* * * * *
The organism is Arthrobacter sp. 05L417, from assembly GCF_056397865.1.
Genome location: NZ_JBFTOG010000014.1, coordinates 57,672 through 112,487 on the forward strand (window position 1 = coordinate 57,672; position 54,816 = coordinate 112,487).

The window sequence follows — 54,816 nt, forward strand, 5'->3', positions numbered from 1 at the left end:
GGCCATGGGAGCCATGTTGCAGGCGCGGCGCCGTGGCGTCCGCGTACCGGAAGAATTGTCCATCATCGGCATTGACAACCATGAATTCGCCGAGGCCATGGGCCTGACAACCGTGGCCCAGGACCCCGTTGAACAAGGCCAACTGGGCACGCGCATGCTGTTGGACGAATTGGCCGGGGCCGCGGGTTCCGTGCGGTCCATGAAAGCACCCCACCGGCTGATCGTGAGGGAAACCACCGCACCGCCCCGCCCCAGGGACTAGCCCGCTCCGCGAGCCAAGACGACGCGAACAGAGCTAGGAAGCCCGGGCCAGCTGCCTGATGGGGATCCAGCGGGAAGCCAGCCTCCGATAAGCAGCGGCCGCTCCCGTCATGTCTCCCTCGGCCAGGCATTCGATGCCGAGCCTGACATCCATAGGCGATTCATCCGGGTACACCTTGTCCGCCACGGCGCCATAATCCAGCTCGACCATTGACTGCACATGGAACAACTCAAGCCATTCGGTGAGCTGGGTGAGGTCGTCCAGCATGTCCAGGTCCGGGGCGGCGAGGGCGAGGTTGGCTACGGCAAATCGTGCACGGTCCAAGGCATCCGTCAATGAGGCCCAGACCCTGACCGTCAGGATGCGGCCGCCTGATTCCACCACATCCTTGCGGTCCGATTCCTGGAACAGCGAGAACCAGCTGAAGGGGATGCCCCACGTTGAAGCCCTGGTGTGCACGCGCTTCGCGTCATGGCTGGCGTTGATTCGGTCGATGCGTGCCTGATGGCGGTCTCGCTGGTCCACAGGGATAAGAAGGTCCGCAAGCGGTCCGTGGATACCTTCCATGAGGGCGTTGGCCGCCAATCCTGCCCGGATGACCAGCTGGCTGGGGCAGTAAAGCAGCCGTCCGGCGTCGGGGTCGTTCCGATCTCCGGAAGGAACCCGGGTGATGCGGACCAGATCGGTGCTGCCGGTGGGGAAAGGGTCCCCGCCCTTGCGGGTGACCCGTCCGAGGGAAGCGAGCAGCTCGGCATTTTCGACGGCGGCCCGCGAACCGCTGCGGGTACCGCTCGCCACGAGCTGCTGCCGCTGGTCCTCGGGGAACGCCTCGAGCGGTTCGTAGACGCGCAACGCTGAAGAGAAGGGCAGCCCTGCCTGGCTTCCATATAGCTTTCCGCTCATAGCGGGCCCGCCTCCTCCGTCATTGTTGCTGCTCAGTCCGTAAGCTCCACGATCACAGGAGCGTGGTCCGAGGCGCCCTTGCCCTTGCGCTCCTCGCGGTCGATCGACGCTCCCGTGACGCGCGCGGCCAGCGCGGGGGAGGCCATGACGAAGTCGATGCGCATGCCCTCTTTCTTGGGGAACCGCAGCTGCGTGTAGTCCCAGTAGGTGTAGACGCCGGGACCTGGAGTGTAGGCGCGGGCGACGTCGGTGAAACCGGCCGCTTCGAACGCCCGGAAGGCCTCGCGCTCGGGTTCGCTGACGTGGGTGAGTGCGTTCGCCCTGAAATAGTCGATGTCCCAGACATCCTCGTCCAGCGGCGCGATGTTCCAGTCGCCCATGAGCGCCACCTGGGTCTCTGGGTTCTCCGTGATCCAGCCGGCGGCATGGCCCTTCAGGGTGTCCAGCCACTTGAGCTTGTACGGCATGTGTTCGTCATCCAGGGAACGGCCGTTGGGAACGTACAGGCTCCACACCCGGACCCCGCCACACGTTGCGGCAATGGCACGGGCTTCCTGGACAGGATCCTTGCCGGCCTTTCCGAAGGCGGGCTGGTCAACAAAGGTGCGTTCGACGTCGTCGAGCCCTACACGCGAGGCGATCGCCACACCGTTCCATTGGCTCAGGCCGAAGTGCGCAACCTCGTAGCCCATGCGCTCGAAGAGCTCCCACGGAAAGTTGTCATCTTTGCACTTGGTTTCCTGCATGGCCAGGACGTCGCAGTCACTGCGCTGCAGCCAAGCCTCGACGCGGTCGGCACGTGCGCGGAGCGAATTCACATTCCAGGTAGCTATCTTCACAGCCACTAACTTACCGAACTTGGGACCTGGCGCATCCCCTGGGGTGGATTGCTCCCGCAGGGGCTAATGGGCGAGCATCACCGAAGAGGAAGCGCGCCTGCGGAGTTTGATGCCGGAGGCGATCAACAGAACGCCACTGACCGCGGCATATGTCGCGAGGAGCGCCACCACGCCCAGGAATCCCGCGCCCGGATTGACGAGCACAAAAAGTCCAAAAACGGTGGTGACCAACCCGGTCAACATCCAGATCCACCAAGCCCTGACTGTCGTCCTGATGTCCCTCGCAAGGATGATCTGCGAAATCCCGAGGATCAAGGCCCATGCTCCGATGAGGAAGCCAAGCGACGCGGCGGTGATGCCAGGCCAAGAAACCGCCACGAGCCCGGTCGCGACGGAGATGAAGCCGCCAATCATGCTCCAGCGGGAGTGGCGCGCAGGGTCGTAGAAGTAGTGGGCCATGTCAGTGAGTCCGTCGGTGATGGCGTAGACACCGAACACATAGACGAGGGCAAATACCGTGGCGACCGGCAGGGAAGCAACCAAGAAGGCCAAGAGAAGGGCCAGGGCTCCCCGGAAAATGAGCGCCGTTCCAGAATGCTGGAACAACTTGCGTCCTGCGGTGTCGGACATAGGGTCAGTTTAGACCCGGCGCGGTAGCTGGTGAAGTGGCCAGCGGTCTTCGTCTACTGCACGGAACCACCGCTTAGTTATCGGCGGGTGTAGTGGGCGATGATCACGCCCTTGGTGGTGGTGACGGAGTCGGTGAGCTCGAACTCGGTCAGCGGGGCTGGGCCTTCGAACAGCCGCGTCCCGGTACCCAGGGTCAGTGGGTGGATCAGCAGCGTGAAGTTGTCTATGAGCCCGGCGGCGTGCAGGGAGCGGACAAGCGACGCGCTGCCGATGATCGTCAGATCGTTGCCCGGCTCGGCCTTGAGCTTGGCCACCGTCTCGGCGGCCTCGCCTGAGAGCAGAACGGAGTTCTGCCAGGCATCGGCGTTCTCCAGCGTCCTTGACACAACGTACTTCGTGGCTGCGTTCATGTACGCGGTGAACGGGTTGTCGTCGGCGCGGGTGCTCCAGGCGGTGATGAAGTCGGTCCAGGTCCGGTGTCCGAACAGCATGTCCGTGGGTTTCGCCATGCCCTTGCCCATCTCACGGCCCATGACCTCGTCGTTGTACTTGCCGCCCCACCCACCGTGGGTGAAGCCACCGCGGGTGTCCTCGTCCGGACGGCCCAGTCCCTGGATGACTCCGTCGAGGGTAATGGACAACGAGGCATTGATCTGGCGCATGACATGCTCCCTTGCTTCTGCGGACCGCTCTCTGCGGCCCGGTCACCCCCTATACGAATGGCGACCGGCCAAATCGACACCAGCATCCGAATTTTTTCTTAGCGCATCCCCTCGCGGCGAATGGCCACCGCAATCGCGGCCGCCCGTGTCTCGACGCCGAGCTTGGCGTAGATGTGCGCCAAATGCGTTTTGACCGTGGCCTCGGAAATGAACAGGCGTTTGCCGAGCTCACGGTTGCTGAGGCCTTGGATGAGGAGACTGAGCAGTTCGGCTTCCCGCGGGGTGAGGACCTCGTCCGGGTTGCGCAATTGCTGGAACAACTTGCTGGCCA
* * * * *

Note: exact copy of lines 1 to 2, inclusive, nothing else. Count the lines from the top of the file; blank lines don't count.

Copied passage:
The organism is Arthrobacter sp. 05L417, from assembly GCF_056397865.1.
Genome location: NZ_JBFTOG010000014.1, coordinates 57,672 through 112,487 on the forward strand (window position 1 = coordinate 57,672; position 54,816 = coordinate 112,487).